April 12, 2016
Natalie Cleary must risk her future and leap blindly into a vast unknown for the chance to build a new world with the boy she loves.
Natalie’s last summer in her small Kentucky hometown is off to a magical start... until she starts seeing the “wrong things.” They’re just momentary glimpses at first—her front door is red instead of its usual green, there’s a pre-school where the garden store should be. But then her whole town disappears for hours, fading away into rolling hills and grazing buffalo, and Nat knows something isn’t right.
That’s when she gets a visit from the kind but mysterious apparition she calls “Grandmother,” who tells her: “You have three months to save him.” The next night, under the stadium lights of the high school football field, she meets a beautiful boy named Beau, and it’s as if time just stops and nothing exists. Nothing, except Natalie and Beau.
Emily Henry’s stunning debut novel is Friday Night Lights meets The Time Traveler’s Wife, and perfectly captures those bittersweet months after high school, when we dream not only of the future, but of all the roads and paths we’ve left untaken.
This title was provided to us by the Publisher/Author. We were in no way compensated for our review(s).
I couldn’t find a trailer, so here’s a song!
With such a loud title, I had big expectations for Emily Henry’s The Love That Split the World. The cover was gorgeous and the novel’s premise sounded intriguing. I’m always a fan of romance novels and considering that the title promised an epic romance, I was very excited to dive right into The Love That Split the World. I will say that in hindsight there were many good things that could be said about The Love That Split the World but there are just as many things that can be mentioned that didn’t quite work for me.
In The Love That Split the World, Natalie Cleary is nearly done with high school and is prepared for the rest of her life to begin. Ever since she was young, Natalie has been able to see things that other people can’t, including the presence of a being that she calls ‘Grandmother’. After having not seen Grandmother for years, she reappears to warn Natalie that she must save a boy’s life and then is gone once again. Just as Natalie begins to search for whoever it might be that Grandmother wants her to save, she meets Beau. Beau is unlike anybody else in her town and whenever she’s with him everything feels right. But Beau has his own secrets and Natalie is determined to discover them and save Beau as per Grandmother’s orders.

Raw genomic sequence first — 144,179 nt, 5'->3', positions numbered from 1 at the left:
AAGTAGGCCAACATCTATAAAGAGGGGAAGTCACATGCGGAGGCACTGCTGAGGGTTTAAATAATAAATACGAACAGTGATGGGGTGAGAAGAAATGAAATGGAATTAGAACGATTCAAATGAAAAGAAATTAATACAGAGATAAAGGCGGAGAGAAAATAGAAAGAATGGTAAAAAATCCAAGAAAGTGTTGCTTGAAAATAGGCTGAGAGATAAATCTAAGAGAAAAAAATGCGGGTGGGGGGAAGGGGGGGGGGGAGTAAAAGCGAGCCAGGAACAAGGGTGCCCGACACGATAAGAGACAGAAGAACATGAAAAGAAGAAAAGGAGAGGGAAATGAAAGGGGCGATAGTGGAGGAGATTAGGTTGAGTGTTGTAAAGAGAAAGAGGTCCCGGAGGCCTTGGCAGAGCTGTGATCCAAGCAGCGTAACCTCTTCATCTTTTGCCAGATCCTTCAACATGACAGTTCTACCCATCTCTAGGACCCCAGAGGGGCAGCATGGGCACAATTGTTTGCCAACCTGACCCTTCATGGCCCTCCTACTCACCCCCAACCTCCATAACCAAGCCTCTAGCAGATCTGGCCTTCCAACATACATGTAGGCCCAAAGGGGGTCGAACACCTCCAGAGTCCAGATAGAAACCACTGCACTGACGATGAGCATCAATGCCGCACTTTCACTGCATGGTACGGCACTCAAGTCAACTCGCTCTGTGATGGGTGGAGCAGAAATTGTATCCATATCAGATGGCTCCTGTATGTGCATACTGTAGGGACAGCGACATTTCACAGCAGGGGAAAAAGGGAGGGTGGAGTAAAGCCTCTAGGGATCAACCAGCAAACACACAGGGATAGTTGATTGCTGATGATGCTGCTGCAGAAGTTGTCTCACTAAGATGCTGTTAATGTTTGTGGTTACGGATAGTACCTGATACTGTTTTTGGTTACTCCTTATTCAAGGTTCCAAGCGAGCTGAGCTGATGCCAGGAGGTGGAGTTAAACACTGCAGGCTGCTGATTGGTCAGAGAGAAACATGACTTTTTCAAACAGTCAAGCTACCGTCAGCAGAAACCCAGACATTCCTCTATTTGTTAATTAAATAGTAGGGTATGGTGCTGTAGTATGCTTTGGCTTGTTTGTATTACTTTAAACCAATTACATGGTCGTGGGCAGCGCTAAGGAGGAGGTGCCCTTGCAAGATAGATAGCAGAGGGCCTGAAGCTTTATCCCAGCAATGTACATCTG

I think that the initial premise for The Love That Split the World is one filled with promise. I also think that a lot of the lore and supernatural elements that were woven into the plot were innovative and wonderful ideas. However, I do think that the execution of The Love That Split the World could have been better. A lot of the novel’s key plot devices were, I found, not explained enough and thus made it difficult to really get into the novel due to confusion.
Natalie is a protagonist who I could have liked too had her decision-making skills been less immature. As a teenager myself, one who is in the exact same age demographic as the protagonist, I think that Natalie’s naïve decisions were befitting for someone far younger than us. There were still things that I liked about Natalie—her drive and ambition, for instance—however considering the novel is all told from her point-of-view, it was incredibly difficult for me to get into her head and enjoy being there.
I do think that Natalie was a bit of a Mary Sue. She’s perfect. It was difficult for me to find many flaws that were put forward in a clear way. Everybody loves Natalie and Natalie can do no wrong. There’s a lot of insta-love in the novel as well between Natalie and Beau and I just couldn’t get into that either. Finally, there was the relationship between Natalie and her ex, Matt, which I think could have been executed better. Matt’s so-called ‘love’ for Natalie verged on the edge of lust and obsession and ultimately made me want neither Matt nor Beau to end up with Natalie.
The one thing that I felt The Love That Split the World had going for it was Henry’s beautiful prose. There were a lot of sentences and passages in the novel that took my breath away and were absolutely stunning. However, there’s only so much that pretty prose can do for a novel before the reader grows exhausted from the plot. The pacing was a bit awkward in the novel, and there was a lot of info-dumping and long-winded explanations for things that could have easily been explained in a couple sentences.
I would recommend The Love That Split the World to readers who want a novel that touches on Native American culture, and to readers who are just getting into the YA genre.